When I was four, my mom was the age that I am now. MTV had just premiered, and we both loved it. Especially the videos for "Thriller" and "Beat It." Before I was even a thought, my mom had received a Jackson 5 album from my dad--the first present he ever gave her. I was just starting peewee dance classes, and we would watch Michael Jackson on TV, transfixed at how gravity just didn't seem to exist for him. Even though "Thriller" was so creepy--especially when the nice boy turned into a yellow-eyed monster--the dancing made me uncover my eyes and go, "Wooow."
When I was thirteen, I was desperately trying to fit in at school by joining the cheerleading squad, and we had a summer garage sale to raise money for new uniforms. I'd undergone some pretty intense bullying in the previous year, and was glad for summer--except for the fact that there were no dance classes. Dance was safe--unlike sports, I was actually pretty good, and more importantly, no one made fun of me. At the garage sale, I ended up buying the tape of "Thriller," ten years old by that time, for a quarter. All summer, I listened to "Wanna Be Startin' Somethin'", "P.Y.T" and of course, "Thriller," making up dances in my head and getting more comfortable with my creative side--the part of me that was different from my classmates, but special too. As I played the tape to death, I slowly learned that not fitting in was maybe a good thing.
When I was twenty, I saw the movie Center Stage with my sister. I held my breath in awe during "The Way You Make Me Feel" re-imagined by the brilliant ballet dancer Ethan Steifel, and for the first time I really got the song. I'd only been seven or eight when it came out, and I remember Mom teaching me the refrain as the tape played in the car, but of course the meaning hadn't sunk in. Sure, it was happy and fun, but it was about wanting. It was raw and real, with shrieks of intense joy thrown in for good measure. The next year, two and a half months after September 11th, I went to a dance concert and witnessed a fantastic interpretation of "We Are the World"--athletic contemporary juxtaposed with lyrical--and was moved to tears. For a few minutes, I felt safe and secure--we were the world, and we were all in this together.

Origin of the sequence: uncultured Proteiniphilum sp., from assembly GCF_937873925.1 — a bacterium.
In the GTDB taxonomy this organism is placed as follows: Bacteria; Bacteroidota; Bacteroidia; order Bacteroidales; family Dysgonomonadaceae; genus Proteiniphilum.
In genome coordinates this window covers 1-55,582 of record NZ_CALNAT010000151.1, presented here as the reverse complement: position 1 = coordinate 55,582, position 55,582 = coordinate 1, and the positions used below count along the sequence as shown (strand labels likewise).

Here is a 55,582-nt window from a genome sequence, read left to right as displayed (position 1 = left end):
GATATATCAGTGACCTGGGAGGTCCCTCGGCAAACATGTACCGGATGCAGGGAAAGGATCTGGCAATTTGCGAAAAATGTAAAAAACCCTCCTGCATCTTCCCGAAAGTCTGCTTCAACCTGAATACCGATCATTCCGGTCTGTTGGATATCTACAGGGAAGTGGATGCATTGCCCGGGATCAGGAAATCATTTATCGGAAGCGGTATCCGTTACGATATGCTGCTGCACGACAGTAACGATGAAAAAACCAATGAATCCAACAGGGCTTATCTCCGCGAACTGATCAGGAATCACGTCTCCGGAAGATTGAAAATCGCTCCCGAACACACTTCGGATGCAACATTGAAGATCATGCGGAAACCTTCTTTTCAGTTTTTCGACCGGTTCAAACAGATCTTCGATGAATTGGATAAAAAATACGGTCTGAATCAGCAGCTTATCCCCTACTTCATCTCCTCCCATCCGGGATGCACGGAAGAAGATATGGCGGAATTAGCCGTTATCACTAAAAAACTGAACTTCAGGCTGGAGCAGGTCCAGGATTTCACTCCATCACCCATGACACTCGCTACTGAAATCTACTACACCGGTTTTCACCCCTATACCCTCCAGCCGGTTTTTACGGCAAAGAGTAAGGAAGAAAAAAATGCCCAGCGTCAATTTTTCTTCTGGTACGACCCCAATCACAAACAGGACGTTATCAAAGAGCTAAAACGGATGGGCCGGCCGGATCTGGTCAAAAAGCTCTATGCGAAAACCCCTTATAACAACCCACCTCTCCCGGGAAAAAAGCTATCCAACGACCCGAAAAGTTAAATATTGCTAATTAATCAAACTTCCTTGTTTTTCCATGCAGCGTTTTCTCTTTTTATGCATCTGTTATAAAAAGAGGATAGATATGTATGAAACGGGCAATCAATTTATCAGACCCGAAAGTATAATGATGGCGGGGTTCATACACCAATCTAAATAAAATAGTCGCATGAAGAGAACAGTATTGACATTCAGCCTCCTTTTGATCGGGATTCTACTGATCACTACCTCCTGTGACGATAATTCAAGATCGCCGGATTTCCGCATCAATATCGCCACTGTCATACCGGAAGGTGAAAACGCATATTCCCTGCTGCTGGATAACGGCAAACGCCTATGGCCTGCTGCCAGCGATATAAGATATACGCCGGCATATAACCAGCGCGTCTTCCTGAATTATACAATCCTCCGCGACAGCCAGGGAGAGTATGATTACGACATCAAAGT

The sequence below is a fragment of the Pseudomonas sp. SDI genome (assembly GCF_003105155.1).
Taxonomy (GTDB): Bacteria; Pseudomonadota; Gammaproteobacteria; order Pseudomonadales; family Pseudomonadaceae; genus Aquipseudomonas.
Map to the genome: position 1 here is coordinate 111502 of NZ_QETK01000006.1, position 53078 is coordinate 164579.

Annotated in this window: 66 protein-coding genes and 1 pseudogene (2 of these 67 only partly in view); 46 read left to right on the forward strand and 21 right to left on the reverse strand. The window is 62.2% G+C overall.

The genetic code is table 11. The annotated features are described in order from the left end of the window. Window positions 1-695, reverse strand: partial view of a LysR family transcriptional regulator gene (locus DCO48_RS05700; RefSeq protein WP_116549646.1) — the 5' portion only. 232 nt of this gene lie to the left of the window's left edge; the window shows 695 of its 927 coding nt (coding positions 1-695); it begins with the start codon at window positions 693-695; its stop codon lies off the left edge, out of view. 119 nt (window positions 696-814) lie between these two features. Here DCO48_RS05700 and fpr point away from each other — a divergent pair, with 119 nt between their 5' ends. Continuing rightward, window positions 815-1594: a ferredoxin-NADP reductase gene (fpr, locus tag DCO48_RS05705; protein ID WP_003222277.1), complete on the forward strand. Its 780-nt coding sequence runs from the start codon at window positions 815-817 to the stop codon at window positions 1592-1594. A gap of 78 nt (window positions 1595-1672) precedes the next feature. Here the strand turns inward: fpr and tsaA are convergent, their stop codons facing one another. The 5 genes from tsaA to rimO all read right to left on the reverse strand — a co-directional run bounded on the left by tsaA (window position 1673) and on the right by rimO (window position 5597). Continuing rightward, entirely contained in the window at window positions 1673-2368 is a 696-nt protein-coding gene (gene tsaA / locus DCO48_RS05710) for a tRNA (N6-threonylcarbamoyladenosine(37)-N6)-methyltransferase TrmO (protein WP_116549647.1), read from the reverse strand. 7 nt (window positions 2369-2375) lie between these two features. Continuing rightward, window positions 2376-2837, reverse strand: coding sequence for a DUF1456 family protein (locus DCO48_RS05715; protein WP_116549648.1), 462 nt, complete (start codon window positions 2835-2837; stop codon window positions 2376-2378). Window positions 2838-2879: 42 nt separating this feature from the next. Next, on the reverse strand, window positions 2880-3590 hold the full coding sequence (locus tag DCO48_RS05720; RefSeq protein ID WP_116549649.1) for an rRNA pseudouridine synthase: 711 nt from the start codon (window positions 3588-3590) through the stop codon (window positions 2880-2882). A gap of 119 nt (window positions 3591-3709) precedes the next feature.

Even now, at twenty-eight, I have "Beat It" on my iPod and can never listen to it without picturing the West Side Story homage in the video, not to mention the tap dance I saw set to it once. Last year on the reality show Step It Up and Dance, the finalists performed a lovely contemporary routine to "Man in the Mirror," a profound later work that reflected MJ's increasing melancholy and desire for change. Walking to work the other day, I found myself randomly humming "I'll Be There," and reflecting how simple and beautiful it was, and how unique young Michael's voice was--innocent, sure, but much fuller and more powerful than that of other child singers.
Not to mention that I can never hear "I Want You Back" without wanting to leap around disco-style while crooning along like the ladies on The L Word last season.
The point is, I'm sad today. The world is in a weird place and I've had a long week at work. Music and dance have always been integral to my life, wormholes of happiness I could crawl into when the outside world just got to be too much. Today, one of those wormholes is closed. The memories live on in my iPod and on YouTube, but it's not the same.
Good-bye, MJ. I hope wherever you are now is a lot less confusing for you. And I sure as hell hope you're moonwalking your ass off.